(i) The Two Different Genealogies Theory. This ad hoc maneuver overlooks a host of relevant points. First, a glance at Luke’s list reveals two very awkward facts: Mary’s name does not appear on it and Joseph’s does. In fact, both genealogies are explicitly said to be his and both end up with him. So how could anybody reasonably claim that Luke traces Jesus’s royal lineage through Mary—a person who is not even mentioned? Second, according to Numbers 1:18, Moses and Aaron required “the renowned of the congregation, princes of the tribes of their fathers, heads of thousands in Israel” to assemble together . . . and they declared their pedigrees [i.e., genealogies] after their families by the house of their fathers.” In view of the lowly status of women in Israel, it would have been inconceivable to require them to declare their “pedigrees” by the house of their mothers. Third, according to Luke 1:5, Elizabeth, wife of Zacharias, future mother of John the Baptist, and Mary’s cousin, was a daughter of Aaron who had descended from the house of Levi. So how could Jesus have descended through her from the house of David? Fourth, it is also worth emphasizing that there is not a single genealogy of a woman in the entire Bible. Even if Luke’s were an exception, Mary could still not have given birth to the promised Messiah because two of her ancestors, Shealtiel and Zorobabel, were descendents of Jeconia who, according to Jeremiah 22:28-30, was cursed and could never have a descendent on the throne of David (Encyclopedia of Biblical Errancy, p. 98, 110). Finally, according to 1 Chronicles 22:9-10, the Messiah had to be a descendent of Solomon and Luke’s traces him through Nathan. Fifth, if Luke really does trace Jesus’s Davidical descent through Mary, why do the names Shealtiel and Zorobabel, which appear in his genealogy, also appear in Matthew’s, who allegedly traces Jesus’s Davidical descent through Joseph. Unless, of course, the names “Shealtiel” and “Zorobabel” on each list refer to different people, i.e., there were two of each—an interpretive a strategy reminiscent of the old maritime maxim “Any port in a storm”!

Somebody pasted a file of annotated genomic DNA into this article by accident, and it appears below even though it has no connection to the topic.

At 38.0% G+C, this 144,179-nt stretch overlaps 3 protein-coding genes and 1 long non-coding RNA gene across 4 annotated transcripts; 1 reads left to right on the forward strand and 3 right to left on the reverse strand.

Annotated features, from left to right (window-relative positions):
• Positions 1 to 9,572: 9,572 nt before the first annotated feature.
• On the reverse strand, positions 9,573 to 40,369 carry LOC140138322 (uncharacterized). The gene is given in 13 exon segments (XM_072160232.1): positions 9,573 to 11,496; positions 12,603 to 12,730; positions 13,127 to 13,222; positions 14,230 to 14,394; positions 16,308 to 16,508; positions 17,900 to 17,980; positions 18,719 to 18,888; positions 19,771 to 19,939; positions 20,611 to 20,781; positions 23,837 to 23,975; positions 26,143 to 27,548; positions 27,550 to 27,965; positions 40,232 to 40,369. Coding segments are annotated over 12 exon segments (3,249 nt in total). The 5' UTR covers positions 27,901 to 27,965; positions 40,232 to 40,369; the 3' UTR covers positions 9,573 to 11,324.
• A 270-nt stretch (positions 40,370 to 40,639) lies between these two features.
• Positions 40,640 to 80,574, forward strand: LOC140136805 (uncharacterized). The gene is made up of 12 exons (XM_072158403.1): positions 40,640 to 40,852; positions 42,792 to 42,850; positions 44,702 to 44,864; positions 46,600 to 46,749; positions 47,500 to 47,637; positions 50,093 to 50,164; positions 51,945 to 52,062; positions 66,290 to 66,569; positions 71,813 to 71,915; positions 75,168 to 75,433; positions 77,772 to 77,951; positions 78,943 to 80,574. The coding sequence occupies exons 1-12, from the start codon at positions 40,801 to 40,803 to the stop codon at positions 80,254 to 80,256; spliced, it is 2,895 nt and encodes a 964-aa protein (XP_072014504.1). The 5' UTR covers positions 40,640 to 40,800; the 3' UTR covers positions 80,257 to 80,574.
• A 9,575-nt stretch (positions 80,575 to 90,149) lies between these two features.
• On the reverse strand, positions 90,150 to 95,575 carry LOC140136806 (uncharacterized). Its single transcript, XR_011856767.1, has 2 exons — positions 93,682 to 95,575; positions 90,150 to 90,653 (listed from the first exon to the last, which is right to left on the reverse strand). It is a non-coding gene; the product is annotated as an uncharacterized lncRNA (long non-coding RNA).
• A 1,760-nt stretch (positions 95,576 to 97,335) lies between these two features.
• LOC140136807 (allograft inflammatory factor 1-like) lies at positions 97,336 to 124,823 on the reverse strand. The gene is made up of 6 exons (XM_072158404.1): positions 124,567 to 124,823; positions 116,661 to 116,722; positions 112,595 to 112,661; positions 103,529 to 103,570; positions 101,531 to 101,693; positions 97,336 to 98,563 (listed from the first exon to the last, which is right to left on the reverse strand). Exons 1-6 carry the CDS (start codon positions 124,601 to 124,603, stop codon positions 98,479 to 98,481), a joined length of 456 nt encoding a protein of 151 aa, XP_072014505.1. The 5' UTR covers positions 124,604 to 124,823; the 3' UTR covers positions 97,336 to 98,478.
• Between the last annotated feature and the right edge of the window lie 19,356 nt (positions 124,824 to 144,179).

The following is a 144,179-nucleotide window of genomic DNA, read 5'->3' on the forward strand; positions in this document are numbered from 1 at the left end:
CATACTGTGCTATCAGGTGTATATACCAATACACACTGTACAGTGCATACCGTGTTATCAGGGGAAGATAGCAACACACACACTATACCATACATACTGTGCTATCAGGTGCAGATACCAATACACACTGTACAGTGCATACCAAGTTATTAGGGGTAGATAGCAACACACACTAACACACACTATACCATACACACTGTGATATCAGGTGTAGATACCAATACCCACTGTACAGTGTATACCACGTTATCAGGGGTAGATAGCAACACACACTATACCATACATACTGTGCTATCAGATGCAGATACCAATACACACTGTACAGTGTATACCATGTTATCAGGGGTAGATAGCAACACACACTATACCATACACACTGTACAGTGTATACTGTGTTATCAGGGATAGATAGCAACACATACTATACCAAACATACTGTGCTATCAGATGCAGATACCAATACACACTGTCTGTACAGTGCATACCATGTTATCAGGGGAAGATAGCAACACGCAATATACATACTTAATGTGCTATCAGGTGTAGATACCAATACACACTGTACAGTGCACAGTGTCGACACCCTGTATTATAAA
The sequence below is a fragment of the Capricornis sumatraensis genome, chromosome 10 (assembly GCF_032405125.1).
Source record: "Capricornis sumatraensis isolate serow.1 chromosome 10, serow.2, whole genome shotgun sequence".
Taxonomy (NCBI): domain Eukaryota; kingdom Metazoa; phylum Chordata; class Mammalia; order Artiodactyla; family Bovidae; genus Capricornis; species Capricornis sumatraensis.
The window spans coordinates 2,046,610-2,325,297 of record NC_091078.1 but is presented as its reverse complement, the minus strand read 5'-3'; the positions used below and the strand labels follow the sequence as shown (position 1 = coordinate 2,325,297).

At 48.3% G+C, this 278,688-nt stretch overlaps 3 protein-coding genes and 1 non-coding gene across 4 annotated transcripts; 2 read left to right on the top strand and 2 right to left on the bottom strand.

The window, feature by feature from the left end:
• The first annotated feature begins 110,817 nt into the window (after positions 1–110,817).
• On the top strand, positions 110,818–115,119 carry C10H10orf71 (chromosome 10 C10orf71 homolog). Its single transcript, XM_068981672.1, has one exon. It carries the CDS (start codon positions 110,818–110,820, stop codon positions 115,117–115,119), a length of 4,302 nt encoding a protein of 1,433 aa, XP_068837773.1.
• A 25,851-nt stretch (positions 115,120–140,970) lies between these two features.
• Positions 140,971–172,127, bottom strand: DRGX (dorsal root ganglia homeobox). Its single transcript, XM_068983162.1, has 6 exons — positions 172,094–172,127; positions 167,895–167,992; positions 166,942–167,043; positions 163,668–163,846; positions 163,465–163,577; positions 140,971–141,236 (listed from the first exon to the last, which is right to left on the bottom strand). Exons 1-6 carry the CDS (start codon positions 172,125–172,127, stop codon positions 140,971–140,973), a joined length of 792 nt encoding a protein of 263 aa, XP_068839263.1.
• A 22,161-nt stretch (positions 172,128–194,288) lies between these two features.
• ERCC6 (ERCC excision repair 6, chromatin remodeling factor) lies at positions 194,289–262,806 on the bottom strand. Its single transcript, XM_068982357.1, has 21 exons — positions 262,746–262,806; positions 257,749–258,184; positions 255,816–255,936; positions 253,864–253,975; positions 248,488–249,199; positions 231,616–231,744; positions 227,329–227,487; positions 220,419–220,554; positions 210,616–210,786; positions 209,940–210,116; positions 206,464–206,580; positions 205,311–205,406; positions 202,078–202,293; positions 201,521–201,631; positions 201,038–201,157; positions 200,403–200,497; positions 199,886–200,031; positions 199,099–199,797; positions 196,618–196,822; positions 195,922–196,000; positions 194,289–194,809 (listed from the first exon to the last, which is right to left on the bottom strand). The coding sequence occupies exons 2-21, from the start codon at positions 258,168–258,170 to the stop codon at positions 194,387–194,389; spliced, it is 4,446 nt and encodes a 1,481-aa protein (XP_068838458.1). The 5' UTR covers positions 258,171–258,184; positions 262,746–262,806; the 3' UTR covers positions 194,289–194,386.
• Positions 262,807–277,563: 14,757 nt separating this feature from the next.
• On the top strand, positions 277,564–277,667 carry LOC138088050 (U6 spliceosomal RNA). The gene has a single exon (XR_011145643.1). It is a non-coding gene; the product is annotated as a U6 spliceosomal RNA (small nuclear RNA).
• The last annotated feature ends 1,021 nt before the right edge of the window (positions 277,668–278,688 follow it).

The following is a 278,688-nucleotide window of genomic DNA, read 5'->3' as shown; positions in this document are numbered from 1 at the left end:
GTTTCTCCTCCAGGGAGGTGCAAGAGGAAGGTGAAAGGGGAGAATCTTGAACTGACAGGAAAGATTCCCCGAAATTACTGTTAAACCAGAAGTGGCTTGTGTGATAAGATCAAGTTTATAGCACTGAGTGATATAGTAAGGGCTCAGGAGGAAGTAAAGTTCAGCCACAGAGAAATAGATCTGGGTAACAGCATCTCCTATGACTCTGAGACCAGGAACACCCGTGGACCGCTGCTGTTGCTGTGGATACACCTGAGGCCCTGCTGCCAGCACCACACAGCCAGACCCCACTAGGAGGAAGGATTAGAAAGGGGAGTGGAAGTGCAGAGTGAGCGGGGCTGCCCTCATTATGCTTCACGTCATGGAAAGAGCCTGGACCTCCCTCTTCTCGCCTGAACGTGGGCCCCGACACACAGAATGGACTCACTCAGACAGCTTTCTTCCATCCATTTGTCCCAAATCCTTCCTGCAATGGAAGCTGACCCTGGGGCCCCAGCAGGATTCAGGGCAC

In view of these difficulties, it is clear that the two genealogies cannot be reconciled. Anybody who persists in claiming that they can thereby certifies once again that they are prepared to say anything rather than acknowledge what is there for all to see. [Emphasis added by Loftus] The Two Different Genealogies Theory answers none of these questions and should therefore be abandoned.